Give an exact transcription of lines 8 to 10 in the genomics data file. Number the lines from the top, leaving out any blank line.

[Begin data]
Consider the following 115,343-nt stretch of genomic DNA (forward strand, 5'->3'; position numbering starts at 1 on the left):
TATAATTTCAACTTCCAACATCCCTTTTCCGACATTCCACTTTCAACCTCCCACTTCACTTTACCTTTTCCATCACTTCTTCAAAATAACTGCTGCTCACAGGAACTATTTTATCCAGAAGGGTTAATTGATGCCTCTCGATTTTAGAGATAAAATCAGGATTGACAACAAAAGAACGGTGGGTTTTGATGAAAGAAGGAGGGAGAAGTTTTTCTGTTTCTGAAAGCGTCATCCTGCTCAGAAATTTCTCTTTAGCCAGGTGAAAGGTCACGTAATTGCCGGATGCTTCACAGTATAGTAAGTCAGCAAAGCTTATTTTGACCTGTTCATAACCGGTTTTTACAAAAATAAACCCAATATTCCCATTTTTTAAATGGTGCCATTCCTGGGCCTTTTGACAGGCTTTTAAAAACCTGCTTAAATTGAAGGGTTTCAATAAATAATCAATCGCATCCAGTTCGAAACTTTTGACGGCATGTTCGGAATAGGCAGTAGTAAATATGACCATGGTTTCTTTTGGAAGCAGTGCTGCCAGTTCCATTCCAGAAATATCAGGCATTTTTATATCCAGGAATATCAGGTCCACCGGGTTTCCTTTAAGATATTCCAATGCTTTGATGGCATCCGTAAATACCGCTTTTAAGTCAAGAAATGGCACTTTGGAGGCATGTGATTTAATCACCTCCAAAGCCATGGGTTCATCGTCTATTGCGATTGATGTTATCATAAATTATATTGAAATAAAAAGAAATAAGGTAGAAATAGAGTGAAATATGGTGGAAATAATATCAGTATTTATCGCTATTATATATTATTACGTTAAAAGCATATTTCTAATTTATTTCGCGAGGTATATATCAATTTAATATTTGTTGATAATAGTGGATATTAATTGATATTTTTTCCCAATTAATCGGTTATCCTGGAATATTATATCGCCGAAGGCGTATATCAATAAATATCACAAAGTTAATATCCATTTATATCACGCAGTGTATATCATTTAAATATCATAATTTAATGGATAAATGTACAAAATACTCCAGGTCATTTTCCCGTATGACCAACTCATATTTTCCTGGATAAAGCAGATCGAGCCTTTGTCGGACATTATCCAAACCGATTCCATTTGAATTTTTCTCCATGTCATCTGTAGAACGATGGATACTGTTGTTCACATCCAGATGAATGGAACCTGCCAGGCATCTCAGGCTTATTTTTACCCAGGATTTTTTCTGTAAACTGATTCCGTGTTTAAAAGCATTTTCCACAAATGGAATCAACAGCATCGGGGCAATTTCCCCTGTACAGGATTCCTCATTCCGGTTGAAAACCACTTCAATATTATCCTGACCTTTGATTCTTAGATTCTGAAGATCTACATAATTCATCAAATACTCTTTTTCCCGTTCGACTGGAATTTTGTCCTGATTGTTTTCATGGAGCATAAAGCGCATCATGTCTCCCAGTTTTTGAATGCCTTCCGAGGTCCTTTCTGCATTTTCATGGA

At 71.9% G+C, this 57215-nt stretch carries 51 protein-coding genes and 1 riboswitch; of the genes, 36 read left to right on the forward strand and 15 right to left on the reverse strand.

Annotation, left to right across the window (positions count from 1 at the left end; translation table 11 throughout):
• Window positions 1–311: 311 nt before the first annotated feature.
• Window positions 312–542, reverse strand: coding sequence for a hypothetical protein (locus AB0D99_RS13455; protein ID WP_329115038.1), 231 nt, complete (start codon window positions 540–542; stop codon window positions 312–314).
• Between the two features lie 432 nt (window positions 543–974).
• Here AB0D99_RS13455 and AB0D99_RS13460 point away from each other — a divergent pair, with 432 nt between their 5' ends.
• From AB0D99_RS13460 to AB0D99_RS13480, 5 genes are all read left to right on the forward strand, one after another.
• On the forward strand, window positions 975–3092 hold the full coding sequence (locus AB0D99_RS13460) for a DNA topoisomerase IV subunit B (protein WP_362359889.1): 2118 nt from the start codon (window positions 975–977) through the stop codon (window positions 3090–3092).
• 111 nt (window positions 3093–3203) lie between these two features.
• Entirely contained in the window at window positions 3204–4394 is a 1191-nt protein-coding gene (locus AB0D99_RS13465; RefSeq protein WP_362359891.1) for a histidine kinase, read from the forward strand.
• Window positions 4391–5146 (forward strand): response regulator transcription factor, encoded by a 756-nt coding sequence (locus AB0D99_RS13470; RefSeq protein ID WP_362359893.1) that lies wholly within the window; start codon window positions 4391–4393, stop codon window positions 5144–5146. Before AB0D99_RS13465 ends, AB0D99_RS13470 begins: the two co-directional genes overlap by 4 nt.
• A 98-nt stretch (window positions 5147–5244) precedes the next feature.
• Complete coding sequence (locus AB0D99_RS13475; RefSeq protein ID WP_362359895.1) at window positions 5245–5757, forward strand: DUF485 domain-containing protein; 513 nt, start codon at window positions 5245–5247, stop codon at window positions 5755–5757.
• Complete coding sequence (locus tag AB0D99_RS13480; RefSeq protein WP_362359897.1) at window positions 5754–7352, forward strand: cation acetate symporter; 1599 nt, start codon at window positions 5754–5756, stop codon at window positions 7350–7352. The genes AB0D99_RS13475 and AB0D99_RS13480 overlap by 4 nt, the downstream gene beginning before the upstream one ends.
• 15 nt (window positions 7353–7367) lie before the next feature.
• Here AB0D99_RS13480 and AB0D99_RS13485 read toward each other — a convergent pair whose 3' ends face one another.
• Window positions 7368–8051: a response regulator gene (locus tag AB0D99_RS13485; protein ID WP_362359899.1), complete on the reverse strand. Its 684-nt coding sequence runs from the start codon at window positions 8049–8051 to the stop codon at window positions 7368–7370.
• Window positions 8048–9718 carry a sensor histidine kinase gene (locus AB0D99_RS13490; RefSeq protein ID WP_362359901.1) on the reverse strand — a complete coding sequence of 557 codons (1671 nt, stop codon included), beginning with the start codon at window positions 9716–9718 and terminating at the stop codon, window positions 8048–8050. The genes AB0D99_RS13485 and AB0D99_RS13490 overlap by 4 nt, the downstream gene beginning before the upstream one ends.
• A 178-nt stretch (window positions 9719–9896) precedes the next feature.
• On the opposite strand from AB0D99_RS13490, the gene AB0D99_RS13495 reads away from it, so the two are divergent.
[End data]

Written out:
• Here AB0D99_RS13455 and AB0D99_RS13460 point away from each other — a divergent pair, with 432 nt between their 5' ends.
• From AB0D99_RS13460 to AB0D99_RS13480, 5 genes are all read left to right on the forward strand, one after another.
• On the forward strand, window positions 975–3092 hold the full coding sequence (locus AB0D99_RS13460) for a DNA topoisomerase IV subunit B (protein WP_362359889.1): 2118 nt from the start codon (window positions 975–977) through the stop codon (window positions 3090–3092).